ISWA

President's Blog | Derek Greedy at the World Health Organisation (WHO)

Derek Greedy is former Chair of ISWA's Working Group on Landfill and currently represents National Members on the ISWA Board

27 Nov 2017 -

At the invitation of the Executive Board of the World Health Organisation (WHO) to present a statement to assist in the drafting of the thirteenth General Programme of Works Board Member I attended the special meeting held 22nd – 23rd November in Geneva. The statement that follows was presented in the session for Non-State Actors in the afternoon of 22nd.

 

“Unmanaged waste dumpsites are a global health emergency. According to ISWA’s study, dumpsites receive roughly 40% of the world’s waste and serve 3-4 billion people. Exposure to open dumpsites has a more negative impact on a population’s life expectancy than malaria. The hazardous emissions, along with the obvious immediate physical threats, make dumpsites a severe danger to human health.


Inadequate waste management, in the form of unmanaged waste dumpsites, can have very serious environmental and human health impacts over long periods of time. It is therefore essential that they be managed in a safe and responsible way. ISWA calls on the global community to recognize sustainable, sound waste and resource management as a social and economic necessity with a vital role in the satisfaction of basic human health.


Furthermore, there is a need to consider sound waste management in the context of the SDGs, in particular 3.9: “by 2030 substantially reduce the number of deaths and illnesses from hazardous chemicals and air, water, and soil pollution and contamination.” It is essential to strengthen national policy development and enhance capacity in the areas of waste management strategy, impact assessment, and the use of economic and regulatory instruments, as well as in the areas of information, education and communication.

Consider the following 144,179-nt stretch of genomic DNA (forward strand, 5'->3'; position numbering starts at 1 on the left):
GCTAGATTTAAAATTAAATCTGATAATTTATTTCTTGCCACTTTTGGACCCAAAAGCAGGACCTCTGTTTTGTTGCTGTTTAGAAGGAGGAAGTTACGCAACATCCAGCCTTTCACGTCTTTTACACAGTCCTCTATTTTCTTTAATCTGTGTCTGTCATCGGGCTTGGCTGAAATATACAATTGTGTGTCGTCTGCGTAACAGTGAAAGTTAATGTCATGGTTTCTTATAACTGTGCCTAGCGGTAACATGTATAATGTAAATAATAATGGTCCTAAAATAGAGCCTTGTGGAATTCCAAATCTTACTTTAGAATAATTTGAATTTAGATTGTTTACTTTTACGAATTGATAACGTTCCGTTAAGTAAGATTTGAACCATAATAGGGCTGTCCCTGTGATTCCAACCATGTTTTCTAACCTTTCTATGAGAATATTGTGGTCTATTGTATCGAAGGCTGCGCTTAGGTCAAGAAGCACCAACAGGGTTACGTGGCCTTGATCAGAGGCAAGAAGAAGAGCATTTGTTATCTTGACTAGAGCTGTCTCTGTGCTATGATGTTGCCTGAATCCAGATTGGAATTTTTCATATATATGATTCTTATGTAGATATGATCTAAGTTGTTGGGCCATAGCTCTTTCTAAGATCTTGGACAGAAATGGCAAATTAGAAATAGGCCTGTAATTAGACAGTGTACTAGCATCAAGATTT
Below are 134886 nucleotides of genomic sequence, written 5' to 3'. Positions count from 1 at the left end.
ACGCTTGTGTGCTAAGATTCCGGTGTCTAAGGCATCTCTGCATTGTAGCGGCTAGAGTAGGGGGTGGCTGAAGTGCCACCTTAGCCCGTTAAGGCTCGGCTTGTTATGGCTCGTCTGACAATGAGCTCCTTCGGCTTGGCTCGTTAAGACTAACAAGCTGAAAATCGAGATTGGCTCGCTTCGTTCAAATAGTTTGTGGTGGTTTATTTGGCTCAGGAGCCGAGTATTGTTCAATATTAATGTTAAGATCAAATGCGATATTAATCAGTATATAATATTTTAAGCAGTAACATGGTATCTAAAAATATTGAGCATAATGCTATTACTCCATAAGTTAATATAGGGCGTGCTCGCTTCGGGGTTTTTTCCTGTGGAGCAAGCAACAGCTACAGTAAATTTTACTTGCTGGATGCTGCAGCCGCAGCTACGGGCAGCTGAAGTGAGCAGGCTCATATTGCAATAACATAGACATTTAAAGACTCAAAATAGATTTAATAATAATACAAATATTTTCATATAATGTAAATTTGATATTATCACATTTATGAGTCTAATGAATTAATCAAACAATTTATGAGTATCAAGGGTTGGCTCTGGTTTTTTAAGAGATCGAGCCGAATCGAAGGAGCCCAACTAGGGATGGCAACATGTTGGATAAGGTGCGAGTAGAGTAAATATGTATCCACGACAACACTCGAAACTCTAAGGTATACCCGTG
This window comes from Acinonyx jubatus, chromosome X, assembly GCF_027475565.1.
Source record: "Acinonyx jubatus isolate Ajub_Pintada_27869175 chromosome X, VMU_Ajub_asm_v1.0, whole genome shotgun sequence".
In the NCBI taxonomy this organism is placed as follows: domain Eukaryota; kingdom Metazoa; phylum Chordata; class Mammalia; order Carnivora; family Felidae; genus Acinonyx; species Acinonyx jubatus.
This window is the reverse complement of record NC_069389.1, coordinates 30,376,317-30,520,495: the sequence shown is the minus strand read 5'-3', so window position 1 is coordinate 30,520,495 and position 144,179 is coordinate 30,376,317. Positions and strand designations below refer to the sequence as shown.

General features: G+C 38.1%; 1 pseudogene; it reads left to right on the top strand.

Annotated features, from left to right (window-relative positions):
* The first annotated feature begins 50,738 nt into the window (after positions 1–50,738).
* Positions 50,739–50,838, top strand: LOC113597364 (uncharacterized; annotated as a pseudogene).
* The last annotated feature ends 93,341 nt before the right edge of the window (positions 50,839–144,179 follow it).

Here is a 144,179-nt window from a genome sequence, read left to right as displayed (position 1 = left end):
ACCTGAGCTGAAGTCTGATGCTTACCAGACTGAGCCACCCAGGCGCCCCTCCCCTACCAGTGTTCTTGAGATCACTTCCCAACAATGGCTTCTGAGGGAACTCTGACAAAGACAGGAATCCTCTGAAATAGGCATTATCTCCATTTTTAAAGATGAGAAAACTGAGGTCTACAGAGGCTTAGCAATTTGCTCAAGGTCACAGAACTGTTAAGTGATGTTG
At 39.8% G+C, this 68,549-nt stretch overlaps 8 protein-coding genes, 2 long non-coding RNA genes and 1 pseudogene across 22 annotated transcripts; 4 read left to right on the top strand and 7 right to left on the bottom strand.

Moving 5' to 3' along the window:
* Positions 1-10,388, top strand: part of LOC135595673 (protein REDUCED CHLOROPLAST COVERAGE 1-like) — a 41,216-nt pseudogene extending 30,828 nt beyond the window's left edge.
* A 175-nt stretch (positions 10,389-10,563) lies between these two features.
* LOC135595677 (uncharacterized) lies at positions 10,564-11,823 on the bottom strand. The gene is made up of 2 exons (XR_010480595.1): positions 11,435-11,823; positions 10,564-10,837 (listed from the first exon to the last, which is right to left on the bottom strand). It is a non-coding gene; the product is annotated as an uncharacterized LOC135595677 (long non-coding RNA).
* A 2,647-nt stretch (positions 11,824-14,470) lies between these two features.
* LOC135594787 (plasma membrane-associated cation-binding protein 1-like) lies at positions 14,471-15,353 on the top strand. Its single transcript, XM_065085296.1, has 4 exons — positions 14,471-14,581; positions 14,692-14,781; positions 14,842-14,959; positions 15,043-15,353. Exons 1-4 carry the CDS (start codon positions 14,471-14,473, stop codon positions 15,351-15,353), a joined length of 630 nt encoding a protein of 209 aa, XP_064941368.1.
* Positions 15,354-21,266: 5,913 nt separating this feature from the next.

ISWA calls upon the global community, in accordance with the integrated approach, to play a significant role in financing, as well as to build capacity for the closure of inadequately managed waste dumpsites. ISWA encourages the global community to assign high priority, in accordance with specific national needs and conditions, to the formulation and implementation of policies and programmes for integrated waste management.


ISWA calls on states to provide an enabling national and international environment that encourages investments from public and private sources to establish market-based incentives which allows for better investment in waste management infrastructure.


Over the coming years, the closure of inadequate waste dumpsite must be an urgent international priority in order to protect the health of hundreds of millions of people worldwide. ISWA will work with the international community to set clear examples of how to close dumpsites in a sustainable manner, but we call on the global community to share the priority.”

 

Interestingly WHO has set itself a triple billion target for the duration of the Programme of Works 2019-2023. That is 1 billion more people with health coverage, 1 billion more people made safer and 1 billion with their lives improved. Closing dumpsites alone would more than achieve the 1 billion with their lives improved.

 

As regards the improvement of lives for the 1 billion, WHO will support countries in attaining the health-related Sustainable Development Goals (SDGs) by focusing in four key areas one of which is the health effects of climate change and the environment which again fits very nicely with ISWA’s own priorities.

 

The Director General made it abundantly clear that the General Programme of Works would align itself with the now established and well recognised SDGs whilst recognising that it needs to rewrite its business model.  Business as usual is not an option. He is seeking to continue the dialogue with member states and the Non-State Actors such as ISWA. The business model would need to be ambitious but with achievable and measurable targets. Like ourselves he sees Africa as a priority but was seeking to have a presence in every country. He also saw a need for improved data collection and monitoring.

 

The aim is now for the secretariat to consolidate the comments received and to prepare a final draft for the Executive Board to approve in January 2018.  However, it had not been dismissed that there might still be a need for a further special session should further clarity be required. 

 

ISWA must be part of any further dialogue and continue to foster collaboration between the 2 organisations. ISWA already has a strong working relationship with WHO with the Working Group on Healthcare Waste having established a close cooperation and the preparation of a blue book on healthcare waste, a book that should be fostered to generate action in other areas where waste management has an impact on health. The closure of dumpsites is just one of those areas.

 

For more information on ISWA's initiative to close dumpsites, take a look all of the news, reports and documents at our special website here.


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